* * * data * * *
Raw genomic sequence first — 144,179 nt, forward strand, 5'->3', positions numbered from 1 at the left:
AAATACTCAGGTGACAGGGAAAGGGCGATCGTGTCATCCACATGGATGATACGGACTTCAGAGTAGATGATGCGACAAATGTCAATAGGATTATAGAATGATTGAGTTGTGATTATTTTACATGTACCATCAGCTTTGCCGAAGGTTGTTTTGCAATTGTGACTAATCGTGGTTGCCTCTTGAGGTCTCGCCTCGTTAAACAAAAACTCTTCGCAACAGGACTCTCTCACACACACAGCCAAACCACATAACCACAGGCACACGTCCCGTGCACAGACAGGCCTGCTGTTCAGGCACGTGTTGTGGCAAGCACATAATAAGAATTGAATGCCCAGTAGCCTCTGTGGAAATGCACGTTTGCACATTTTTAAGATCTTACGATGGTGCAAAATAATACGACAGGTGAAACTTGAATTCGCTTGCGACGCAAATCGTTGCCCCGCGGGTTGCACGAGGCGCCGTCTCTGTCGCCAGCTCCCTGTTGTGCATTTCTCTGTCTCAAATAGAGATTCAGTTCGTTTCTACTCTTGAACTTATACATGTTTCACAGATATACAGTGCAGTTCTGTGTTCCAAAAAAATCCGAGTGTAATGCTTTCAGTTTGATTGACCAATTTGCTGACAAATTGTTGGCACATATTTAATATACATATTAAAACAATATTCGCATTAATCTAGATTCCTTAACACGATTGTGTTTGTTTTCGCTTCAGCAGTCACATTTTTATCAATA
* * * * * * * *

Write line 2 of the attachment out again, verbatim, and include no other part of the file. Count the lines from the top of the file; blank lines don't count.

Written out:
AAATACTCAGGTGACAGGGAAAGGGCGATCGTGTCATCCACATGGATGATACGGACTTCAGAGTAGATGATGCGACAAATGTCAATAGGATTATAGAATGATTGAGTTGTGATTATTTTACATGTACCATCAGCTTTGCCGAAGGTTGTTTTGCAATTGTGACTAATCGTGGTTGCCTCTTGAGGTCTCGCCTCGTTAAACAAAAACTCTTCGCAACAGGACTCTCTCACACACACAGCCAAACCACATAACCACAGGCACACGTCCCGTGCACAGACAGGCCTGCTGTTCAGGCACGTGTTGTGGCAAGCACATAATAAGAATTGAATGCCCAGTAGCCTCTGTGGAAATGCACGTTTGCACATTTTTAAGATCTTACGATGGTGCAAAATAATACGACAGGTGAAACTTGAATTCGCTTGCGACGCAAATCGTTGCCCCGCGGGTTGCACGAGGCGCCGTCTCTGTCGCCAGCTCCCTGTTGTGCATTTCTCTGTCTCAAATAGAGATTCAGTTCGTTTCTACTCTTGAACTTATACATGTTTCACAGATATACAGTGCAGTTCTGTGTTCCAAAAAAATCCGAGTGTAATGCTTTCAGTTTGATTGACCAATTTGCTGACAAATTGTTGGCACATATTTAATATACATATTAAAACAATATTCGCATTAATCTAGATTCCTTAACACGATTGTGTTTGTTTTCGCTTCAGCAGTCACATTTTTATCAATA